Prof Karen Kirkby

Richard Rose Chair in Proton Therapy Phy

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Overview

Professor of Proton Therapy Physics - This is a joint post between the University of Manchester and The Christie Hospital , Karen is responsible for developing a programme of international leading proton research and innovation to deliver direct patient benefits. This goes from basic research, through pre-clinical and translational research to clinical trials.

Chair of National Proton Physics Research and Implementation Group

International Collaboration Board CERN Medical Applications

Work Stream 4 for NCRI Clinical and Translational Radiotherapy Research (CTRad) Working Group

 

Biography

Karen Kirkby took up a post in Proton Therapy Physics in Manchester, England, UK in January 2015.  This post is funded by the University of Manchester and The Christie Hospital and will develop a research portfolio around the NHS funded (£125m) clinical proton facility at The Christie. Funding from The Christie Charity (£6m) has funded a research room to accompany the clinical facility.  http://www.cancer.manchester.ac.uk/radiotherapy/research/precise/

Karen's interest in proton therapy dates back to the early 2000s where she led a programme funded by the Engineering and Physical Sciences Research Council (EPSRC) for a  Network on Applications of High Energy Ion Beams.  This built a community which started to make the case for proton therapy in the UK.  This Network was rated as outstanding by its international referees.  It also led to a collaboration to build a vertical microbeam capable of irradiating cells, with sub-micron precision, with precisely counted numbers of ions.  This facility was funded by a prestigious grant from The Wolfson Foundation and was built at the EPSRC National Ion Beam Centre at the University of Surrey where Karen was prior to her appointment at Manchester.

Karen's interest in Ion Beams and their applications spans over 30 years and developed from an interest in radiation damage in  materials into the field of radiation damage in living cells and tissues and its application to advanced radiotherapy.  In the mid 2000 she was involved in 2 projects funded by Research Councils UK aimed at developing next generation accelerators, one LIBRA used laser accelerators and the other CONFORM led to the development of an electron NS-FFAG and a design study of an FFAG based around protons.  These two grants went on to provide the basis for a successful application to EPSRC for a Centre for Doctoral Training Centre in Applications of Next Generation Accelerators.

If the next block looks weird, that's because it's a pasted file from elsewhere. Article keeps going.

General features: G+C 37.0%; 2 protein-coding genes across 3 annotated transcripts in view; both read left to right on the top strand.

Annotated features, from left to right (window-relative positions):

Karen worked with colleagues at Surrey to develop the Ion Beam Centre at Surrey into an internationally recognised centre of excellence in the applications of ion beams.  She has international collaborations with the Medical Applications group at CERN and sits on their collaboration board.  She also works closely with the Acoustics and Ionising radiation division at the National Physical Laboratory and Chairs the PPRIG (Proton Physics Research and Implementation Group) .  She is also a member of Work Stream 4 for NCRI Clinical and Translational Radiotherapy Research (CTRad) Working Group

Karen has a keen interest in doctoral training she coordinates a Marie Curie Initial Training Network (MCITN) SPRITE (and has been involved in a number of successful MCITN dating back to 2000 (CELLION, PARTNER, ENTERVISION, SPRITE).  While at Surrey she set up the Graduate Institute was Associate Dean for the Postgraduate Researchers.  She is also Academic Director of an EPSRC Centre for Doctoral Training.

At Surrey she was Associate Dean for Research and Enterprise in the Faculty of Engineering and Physical Sciences, where she was successful in bidding for Surrey's EPSRC Knowledge Transfer Account (£3.85m) Impact Acceleration Accounts (£1.3m) and small equipment grant (£500k) she was also involved in the successful bid for the management of the National Physical Laboratory and developed the concept behind its Posgraduate Institute. In addition she developed her own funding portfolio and research group.

Karen has published over 175 peer reviewed journals including 2 in Nature.  She has also written for popular science magazines and newspapers.

Qualifications

BSc Chemistry and Geochemistry University of Leicester

PhD Optical Properties of Ore Minerals Natural History Museum

Memberships of committees and professional bodies

Institute of Physics

Areas of expertise

Biology, Medicine and Health (BMH) Domains

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